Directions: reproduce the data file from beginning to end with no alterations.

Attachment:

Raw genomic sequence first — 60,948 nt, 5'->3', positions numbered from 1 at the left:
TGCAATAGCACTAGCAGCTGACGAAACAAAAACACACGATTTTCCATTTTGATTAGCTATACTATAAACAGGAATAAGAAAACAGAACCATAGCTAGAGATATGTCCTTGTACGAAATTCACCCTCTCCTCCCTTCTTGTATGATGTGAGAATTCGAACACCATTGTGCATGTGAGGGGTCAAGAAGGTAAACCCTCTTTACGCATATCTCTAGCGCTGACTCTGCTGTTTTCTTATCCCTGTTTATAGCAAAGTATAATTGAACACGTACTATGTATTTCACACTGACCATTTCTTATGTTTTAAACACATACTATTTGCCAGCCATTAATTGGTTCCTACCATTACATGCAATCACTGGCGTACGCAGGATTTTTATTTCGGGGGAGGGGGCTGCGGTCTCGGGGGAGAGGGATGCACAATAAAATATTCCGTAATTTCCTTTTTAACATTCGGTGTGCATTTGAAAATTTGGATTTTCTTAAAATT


Raw genomic sequence first — 60,948 nt, 5'->3', positions numbered from 1 at the left:
TGCAATAGCACTAGCAGCTGACGAAACAAAAACACACGATTTTCCATTTTGATTAGCTATACTATAAACAGGAATAAGAAAACAGAACCATAGCTAGAGATATGTCCTTGTACGAAATTCACCCTCTCCTCCCTTCTTGTATGATGTGAGAATTCGAACACCATTGTGCATGTGAGGGGTCAAGAAGGTAAACCCTCTTTACGCATATCTCTAGCGCTGACTCTGCTGTTTTCTTATCCCTGTTTATAGCAAAGTATAATTGAACACGTACTATGTATTTCACACTGACCATTTCTTATGTTTTAAACACATACTATTTGCCAGCCATTAATTGGTTCCTACCATTACATGCAATCACTGGCGTACGCAGGATTTTTATTTCGGGGGAGGGGGCTGCGGTCTCGGGGGAGAGGGATGCACAATAAAATATTCCGTAATTTCCTTTTTAACATTCGGTGTGCATTTGAAAATTTGGATTTTCTTAAAATT